We’re well into another fall season and it’s time for the 29th annual Eddie Beauvais Blackfish Tournament. It all started with vets raising money to fund blankets for our troops. Now, the money raised goes to the Veterans of Foreign Wars (VFW). Will the ‘togs remain deep due to the warm water or will they come in like they were this summer? The season officially re-opened on Oct. 10 and already ‘tog pullers are out looking for the sought-after white chins.
Blackfish (tautog) is one fish whose fillets are considered excellent table fare. They’re ranked up there with black sea bass and fluke and are just as relaxing to fish for, but that’s where the similarity ends. They enjoy feeding on clams, sea worms, and relish a variety of crabs, whole or otherwise. Additionally, they are adept at skillfully evading being caught, while tactfully stealing your bait.
These bulldogs need your undivided attention in order to detect the slightest tap or chew. Once their molars start working on the shell of a crab, it’s too late to set the hook. In fact, when using a soft bait, the pick up with their lips and the sucking in of the morsel are often barely detected unless one’s fingers are holding the line.
So what better way to welcome in another fall ‘tog season than to become part of a long-standing tradition and test your skill at pulling these stubborn rock hounds from their lairs? Not only is the tournament fun, but the day’s events will be unlike any other that you’ve participated in. The last opportunity to register is on Friday, Oct. 13. The tournament takes place from Saturday, Oct. 14 through Saturday, Oct. 21 and culminates with a banquet at Fireman’s Field in Guilford. There will be cash awards, trophies, great raffle prizes, a cool T-shirt, hot food dishes, and a keg for $40. Share in the fun and bring along a friend or two. You’ll be glad you did.
On the Water
The first week of October saw the Hunter’s Full Moon, although air temperatures were still a bit warm to get the hunters too excited. The week also exhibited turbulent seas with high waves crashing the beaches amid periods of small craft warnings. There were some absolutely pleasant days that crept in, though, allowing fishers to launch their vessels into 69-degree inshore waters of the Sound.
Schools of peanut bunker swarmed the local eastern waters, as well as adult sizes that were chased by fairly large bluefish. Fishers were kept busy casting their lures into the foray as those blues moved along the shoreline, while tearing up tackle and shredding steel leaders. Most bluefish today are released unless one knows the secrets of dressing, preparing, and cooking them effectively. Although that flurry of activity woke up the surf casters, offshore reefs like Cornfield, Cranes, Southwest, Charles, Faulkner’s, and the Beacon also shared in the action. Most effective were trolling tubes, diamond jigging, chunking, and live baiting.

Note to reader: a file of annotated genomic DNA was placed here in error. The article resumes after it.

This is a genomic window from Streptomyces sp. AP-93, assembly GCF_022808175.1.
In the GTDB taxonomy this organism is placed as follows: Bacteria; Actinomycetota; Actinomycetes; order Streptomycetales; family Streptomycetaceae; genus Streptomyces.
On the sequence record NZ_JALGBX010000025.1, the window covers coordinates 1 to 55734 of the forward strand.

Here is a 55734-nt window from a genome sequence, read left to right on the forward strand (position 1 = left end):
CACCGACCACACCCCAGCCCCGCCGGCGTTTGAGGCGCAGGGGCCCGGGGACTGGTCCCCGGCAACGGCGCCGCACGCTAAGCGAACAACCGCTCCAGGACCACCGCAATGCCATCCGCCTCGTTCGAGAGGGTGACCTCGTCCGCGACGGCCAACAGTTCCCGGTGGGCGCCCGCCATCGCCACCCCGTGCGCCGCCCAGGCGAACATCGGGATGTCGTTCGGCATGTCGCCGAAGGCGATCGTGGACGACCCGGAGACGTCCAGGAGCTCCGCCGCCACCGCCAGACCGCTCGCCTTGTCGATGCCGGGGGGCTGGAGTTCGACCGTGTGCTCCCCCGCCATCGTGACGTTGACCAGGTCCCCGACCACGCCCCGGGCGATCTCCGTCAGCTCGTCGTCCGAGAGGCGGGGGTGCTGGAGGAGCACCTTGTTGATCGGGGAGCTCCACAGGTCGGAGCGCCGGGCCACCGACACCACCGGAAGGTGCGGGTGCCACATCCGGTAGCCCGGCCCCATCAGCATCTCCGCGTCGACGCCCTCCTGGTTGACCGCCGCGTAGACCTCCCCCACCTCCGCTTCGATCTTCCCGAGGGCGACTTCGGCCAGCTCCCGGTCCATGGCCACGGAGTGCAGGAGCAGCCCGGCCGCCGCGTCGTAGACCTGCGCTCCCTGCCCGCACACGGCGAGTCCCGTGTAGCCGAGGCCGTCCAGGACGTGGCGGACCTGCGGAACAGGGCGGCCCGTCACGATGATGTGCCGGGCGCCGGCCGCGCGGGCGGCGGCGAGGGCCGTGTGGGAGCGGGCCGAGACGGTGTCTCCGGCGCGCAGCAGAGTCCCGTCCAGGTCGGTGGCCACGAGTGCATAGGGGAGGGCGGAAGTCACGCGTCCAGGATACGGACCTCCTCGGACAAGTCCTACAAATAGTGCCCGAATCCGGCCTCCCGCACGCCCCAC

What makes this time of year exciting is the mix of fish vying for their share of the protein-rich food needed for the migration and upcoming season. Striped bass of varying sizes were definitely not shy, either. Granted, several of the cows caught were loaners and relegated to low-light fishing conditions, but those crowding the blues were small-to-average size fish with many hardly reaching the legal limit of 28 inches.
Live eels were obviously a top menu choice and, in some cases, live-lining a bunker could not be passed. However, a wide array of lures also generated hookups. Soft Slugo-types, swim baits, top water poppers, swimmers, and spoons cast or trolled have had the desired effect. Stripers on both the shoreline and hugging the reefs have been quite active, especially prior to drops in pressure, indicating an impending front. Working the troughs, sluiceways, and backsides of rips have also been productive spots. Where tidal rivers and bays meet the Sound, the incoming was the place to be.
Albie schools have been working the inshore reefs from The Race and Tuna Alley right on through to New Haven and beyond. Crane Reef, Hammonasset Beach, Faulkner’s, and Browns have attracted these speedsters, but not for very long. Be creative and try something new since this year they varied their appetite and have been caught on fresh baits, flies, soft plastics, hard lures, and even plugs. Lead the school and reel accordingly to hook one of these sight feeders.
The fall scup bite remains hot and looks solid for the immediate future. Black sea bass is following suit, although in many cases, the better fish are found much deeper. Squid continues to be the best bait on the reefs, but inshore, porgies are still gobbling up sandworms. With ideal water temps and plenty of food, even coastal sharks are not in a hurry to leave.
For you inland fishers, mid- to lower tidal rivers have been explosive at times. Baitfish have been moving in and out, including hickory shad, making that fishery accessible and fun to catch. It’s also a good time to soak some blue crab bait since catches are up.
Lake trout stocking started up again, but rivers need more water. However, good fishing can be had in key rivers and Trout Management Areas that have adequate flows. Bass fishing remains very good, pike catches have improved, carp and catfish catches are up, walleye are into the fall bite, crappie are feeding more, and the sunnies are totally aggressive.
Note: Email us pics of your catches to share with our USA and international fishing friends who keep up with the latest fishing news and frequent social media.
For all things fishy including flies, swing by the shop (203-245-8665) open seven days located at 21 Boston Post Road, Madison. Until next time from your Connecticut shoreline’s full-service fishing outfitter, where we don’t make the fisherman, we make the fisherman better...